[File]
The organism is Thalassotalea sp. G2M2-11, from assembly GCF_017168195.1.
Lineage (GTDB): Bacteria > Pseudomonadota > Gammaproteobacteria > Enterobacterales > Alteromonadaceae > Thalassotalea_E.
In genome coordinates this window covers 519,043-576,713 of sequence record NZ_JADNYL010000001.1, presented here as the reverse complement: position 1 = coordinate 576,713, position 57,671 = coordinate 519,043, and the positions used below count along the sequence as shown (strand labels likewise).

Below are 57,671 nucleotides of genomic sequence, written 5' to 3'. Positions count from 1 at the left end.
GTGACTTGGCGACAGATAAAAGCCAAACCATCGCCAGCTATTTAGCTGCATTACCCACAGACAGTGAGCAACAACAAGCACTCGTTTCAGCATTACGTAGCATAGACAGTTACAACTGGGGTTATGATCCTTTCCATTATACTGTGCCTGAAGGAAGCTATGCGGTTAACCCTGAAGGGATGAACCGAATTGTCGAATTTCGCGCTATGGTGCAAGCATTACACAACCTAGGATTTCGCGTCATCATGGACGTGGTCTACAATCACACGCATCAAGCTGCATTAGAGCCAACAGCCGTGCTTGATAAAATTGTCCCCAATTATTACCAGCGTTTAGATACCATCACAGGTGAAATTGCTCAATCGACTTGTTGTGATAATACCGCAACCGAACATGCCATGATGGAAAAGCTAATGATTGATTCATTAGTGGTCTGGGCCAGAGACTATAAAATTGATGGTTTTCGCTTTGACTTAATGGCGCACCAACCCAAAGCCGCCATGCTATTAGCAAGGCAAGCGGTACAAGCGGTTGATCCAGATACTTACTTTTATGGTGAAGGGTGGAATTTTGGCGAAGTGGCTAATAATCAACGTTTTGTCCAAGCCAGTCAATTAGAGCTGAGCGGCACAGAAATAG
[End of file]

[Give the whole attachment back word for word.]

The organism is Thalassotalea sp. G2M2-11, from assembly GCF_017168195.1.
Lineage (GTDB): Bacteria > Pseudomonadota > Gammaproteobacteria > Enterobacterales > Alteromonadaceae > Thalassotalea_E.
In genome coordinates this window covers 519,043-576,713 of sequence record NZ_JADNYL010000001.1, presented here as the reverse complement: position 1 = coordinate 576,713, position 57,671 = coordinate 519,043, and the positions used below count along the sequence as shown (strand labels likewise).

Below are 57,671 nucleotides of genomic sequence, written 5' to 3'. Positions count from 1 at the left end.
GTGACTTGGCGACAGATAAAAGCCAAACCATCGCCAGCTATTTAGCTGCATTACCCACAGACAGTGAGCAACAACAAGCACTCGTTTCAGCATTACGTAGCATAGACAGTTACAACTGGGGTTATGATCCTTTCCATTATACTGTGCCTGAAGGAAGCTATGCGGTTAACCCTGAAGGGATGAACCGAATTGTCGAATTTCGCGCTATGGTGCAAGCATTACACAACCTAGGATTTCGCGTCATCATGGACGTGGTCTACAATCACACGCATCAAGCTGCATTAGAGCCAACAGCCGTGCTTGATAAAATTGTCCCCAATTATTACCAGCGTTTAGATACCATCACAGGTGAAATTGCTCAATCGACTTGTTGTGATAATACCGCAACCGAACATGCCATGATGGAAAAGCTAATGATTGATTCATTAGTGGTCTGGGCCAGAGACTATAAAATTGATGGTTTTCGCTTTGACTTAATGGCGCACCAACCCAAAGCCGCCATGCTATTAGCAAGGCAAGCGGTACAAGCGGTTGATCCAGATACTTACTTTTATGGTGAAGGGTGGAATTTTGGCGAAGTGGCTAATAATCAACGTTTTGTCCAAGCCAGTCAATTAGAGCTGAGCGGCACAGAAATAG